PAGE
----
The WP Photo Project is an investment in the vitality and bonding of the WordPress community with the production and publishing of still photography by many photographers at WordCamps worldwide. It seeks to honor the legacy of the community culture that’s has developed over the years, while giving back to those who contribute to the WordPress Project and supporting those who are starting to and continue to do business powered by WordPress.
In addition to the collection of photography, the project involves the promotion of the project itself, the development of best practices, and the build of a wordpress.photo proof-of-concept prototype. Currently in production, wp.photos will feature a highly-searchable archival repository of shareable, downloadable WordCamp photography that operates on the open source principle and the Creative Commons license, featuring Camp photos from all that wish to contribute in the spirit of the community.
Do you have any particularly memorable WordCamp photos or photo experiences?
I have to laugh because it’s of course my mission in every moment that I carry my camera at a Camp to create memorable photographs. I’d assert that if any one photo someone captures at a Camp is not of a memorable moment or a good still life of those things that make the Camp memorable, it should be discarded. But yeah, definitely some rise to the top in my mind. I see memorable moments happening all around me at Camps, which is why I’ve fallen head-over-heels for the experience and have been attempting to make shooting Camps a predominant part of my life. But I never am able to capture all that I see. Is my equipment ready for that moment with right lens and and set for the available light? Is my machine going to be as fast as my finger and my intention needs it to be?
At WordCamp U.S. I headed to the speaker/sponsor dinner rather exhausted from travel arrangement nightmares, and my head wasn’t where I needed it to be to manage the low-light situation I found myself in. I absolutely hate flash photography (at events) with a passion so I knew I wouldn’t get very many decent shots and for the most part just relaxed and enjoyed. But I kept my machine in my hand and I thought, I might get lucky, I might not. Right in front of me some new people arrived and friends were greeting each other. I love capturing hugs and the affection of friends, so I raised my camera and let my fingers set it as quickly as they could, knowing that I’d likely miss the shot. But boom. They weren’t facing me, these two very different heads that had come together in a darling side hug. If you know either of these two ladies, you’d have known exactly who they are even from behind, but it didn’t matter because it could be anybody. The shot said everything — the WordPress community is very diverse, and very friendly, and an incubator of friendships — and I got it.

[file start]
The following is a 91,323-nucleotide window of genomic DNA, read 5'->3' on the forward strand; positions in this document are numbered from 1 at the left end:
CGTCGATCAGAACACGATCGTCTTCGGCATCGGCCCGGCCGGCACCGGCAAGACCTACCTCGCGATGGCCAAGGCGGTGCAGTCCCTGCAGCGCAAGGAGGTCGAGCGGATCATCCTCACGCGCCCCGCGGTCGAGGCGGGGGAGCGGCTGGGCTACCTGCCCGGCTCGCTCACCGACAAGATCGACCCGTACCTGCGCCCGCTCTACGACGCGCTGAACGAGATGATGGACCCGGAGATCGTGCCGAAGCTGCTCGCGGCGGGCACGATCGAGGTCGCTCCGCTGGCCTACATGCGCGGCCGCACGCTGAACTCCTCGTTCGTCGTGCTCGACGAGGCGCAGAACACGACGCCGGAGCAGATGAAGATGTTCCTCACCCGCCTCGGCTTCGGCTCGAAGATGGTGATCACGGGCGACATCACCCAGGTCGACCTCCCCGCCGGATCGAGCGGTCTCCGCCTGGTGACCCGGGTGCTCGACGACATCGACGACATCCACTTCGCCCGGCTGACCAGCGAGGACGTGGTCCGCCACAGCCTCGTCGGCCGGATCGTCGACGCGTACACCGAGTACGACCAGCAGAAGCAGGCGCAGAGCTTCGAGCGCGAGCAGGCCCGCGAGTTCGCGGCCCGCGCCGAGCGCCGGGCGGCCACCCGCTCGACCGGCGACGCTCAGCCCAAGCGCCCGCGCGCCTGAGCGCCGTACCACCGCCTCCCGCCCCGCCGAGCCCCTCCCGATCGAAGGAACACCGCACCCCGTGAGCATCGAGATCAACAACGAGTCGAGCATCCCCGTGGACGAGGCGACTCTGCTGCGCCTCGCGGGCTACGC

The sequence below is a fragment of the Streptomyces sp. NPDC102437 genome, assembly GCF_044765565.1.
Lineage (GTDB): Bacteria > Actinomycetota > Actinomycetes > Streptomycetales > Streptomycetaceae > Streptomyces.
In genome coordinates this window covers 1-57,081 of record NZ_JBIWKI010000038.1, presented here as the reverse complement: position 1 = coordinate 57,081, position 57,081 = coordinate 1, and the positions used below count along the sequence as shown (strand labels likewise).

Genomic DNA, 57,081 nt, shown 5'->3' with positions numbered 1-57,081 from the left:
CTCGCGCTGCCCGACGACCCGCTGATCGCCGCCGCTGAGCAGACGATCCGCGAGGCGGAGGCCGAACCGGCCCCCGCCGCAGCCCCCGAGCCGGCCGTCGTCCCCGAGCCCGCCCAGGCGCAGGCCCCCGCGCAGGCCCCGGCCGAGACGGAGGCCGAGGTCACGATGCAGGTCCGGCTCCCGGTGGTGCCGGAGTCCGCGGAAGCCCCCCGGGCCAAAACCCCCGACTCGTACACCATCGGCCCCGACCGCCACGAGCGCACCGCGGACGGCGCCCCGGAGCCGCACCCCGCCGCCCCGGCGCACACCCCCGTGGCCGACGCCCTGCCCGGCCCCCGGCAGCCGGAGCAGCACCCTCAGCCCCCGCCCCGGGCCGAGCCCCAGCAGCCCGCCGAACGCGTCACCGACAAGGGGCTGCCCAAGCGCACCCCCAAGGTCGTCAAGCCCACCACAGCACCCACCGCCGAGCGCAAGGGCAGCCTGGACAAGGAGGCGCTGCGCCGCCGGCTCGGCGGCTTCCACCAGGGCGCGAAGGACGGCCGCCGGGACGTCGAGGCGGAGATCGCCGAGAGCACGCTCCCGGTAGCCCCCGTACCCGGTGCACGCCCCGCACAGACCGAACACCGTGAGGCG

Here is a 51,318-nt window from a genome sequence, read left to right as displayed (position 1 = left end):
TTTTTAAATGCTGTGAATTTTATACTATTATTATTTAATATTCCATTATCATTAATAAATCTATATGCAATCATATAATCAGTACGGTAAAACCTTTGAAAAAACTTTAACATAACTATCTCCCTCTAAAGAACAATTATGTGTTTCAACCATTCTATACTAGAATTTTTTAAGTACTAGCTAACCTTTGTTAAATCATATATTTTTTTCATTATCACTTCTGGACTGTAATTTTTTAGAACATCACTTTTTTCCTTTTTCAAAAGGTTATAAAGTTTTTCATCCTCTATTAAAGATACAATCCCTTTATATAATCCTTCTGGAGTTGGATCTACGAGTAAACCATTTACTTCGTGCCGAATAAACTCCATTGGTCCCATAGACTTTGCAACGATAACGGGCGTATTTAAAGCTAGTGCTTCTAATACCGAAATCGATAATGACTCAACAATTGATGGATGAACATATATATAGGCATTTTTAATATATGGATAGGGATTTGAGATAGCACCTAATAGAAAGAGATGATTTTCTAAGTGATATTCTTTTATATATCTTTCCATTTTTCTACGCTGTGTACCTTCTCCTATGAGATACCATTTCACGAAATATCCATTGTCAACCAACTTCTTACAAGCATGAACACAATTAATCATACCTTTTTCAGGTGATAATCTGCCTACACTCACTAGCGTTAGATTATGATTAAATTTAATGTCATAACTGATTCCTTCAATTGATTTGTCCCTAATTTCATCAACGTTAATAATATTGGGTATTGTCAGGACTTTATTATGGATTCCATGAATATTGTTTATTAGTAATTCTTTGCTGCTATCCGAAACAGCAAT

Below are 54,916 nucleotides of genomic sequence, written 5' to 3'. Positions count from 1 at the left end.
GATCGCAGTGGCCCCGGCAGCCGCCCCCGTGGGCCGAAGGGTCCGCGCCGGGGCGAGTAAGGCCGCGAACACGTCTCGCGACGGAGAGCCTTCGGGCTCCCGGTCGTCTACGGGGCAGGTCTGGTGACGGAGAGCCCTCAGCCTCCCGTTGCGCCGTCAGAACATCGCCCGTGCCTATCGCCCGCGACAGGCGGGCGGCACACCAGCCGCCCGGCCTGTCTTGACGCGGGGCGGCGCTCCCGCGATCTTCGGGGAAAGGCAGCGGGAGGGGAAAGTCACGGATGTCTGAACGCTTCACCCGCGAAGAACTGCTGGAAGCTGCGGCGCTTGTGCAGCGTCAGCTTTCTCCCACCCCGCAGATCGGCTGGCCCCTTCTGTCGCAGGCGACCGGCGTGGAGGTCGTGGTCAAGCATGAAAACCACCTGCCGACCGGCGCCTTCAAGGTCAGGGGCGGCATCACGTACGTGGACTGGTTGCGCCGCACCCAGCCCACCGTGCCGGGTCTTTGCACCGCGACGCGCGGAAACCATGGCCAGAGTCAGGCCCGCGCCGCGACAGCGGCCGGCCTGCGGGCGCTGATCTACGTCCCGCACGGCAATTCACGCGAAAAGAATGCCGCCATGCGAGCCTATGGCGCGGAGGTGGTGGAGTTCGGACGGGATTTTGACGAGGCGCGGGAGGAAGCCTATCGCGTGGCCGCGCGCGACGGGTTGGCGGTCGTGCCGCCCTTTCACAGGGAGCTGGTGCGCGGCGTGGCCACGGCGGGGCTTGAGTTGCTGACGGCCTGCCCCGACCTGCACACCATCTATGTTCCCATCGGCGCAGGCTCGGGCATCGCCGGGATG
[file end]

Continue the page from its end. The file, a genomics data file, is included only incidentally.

Your contributions to WordPress appear to be primarily non-code related. What have you learned that could help others get started with their own non-programmatic contributions?
The most effective ways to start contributing to the WordPress community without contributing code is to volunteer at a WordCamp, and at local WordPress Meetups. It’s amazing and feels great how much I’ve been able to help just showing up to a Meetup and sitting with someone new to WordPress to talk them through their finding their way initially. At Camps, and especially Contributor Days, there are always talks and guidance about the diverse kinds of support needed by the WordPress Project and in the community. As a matter of fact, people who know no code at all can help by transcribing WordCamp talk video for wordpress.tv, and that kind of help can go a very long way.
Please tell us about your Coffee and Glass campaign
The Coffee & Glass fundraising campaign is simply a thank-you fund. I can’t count how many times at a Camp I’ve been asked by someone if they can pay me for my photographs of them. My shots taken at Camps are gifts back to the community, to all who attend and work at them that I’m able to capture well, so I say no thank you. But, if it’s clear they’d like to say thank you monetarily and offer a show of support for what I’m doing, I might say that yes, there is a way to buy me a cup of coffee or a drink or a lens (glass), or whatever feels good. No quid pro quo, but gosh it feels good when I get a notice of a new donation. And it really really helps, both functionally and spiritually.
Check out Kari’s talk at WordCamp Los Angeles 2016 where she’ll be presenting Still Photography & WordCamp Culture: Participating, Recording, Contributing.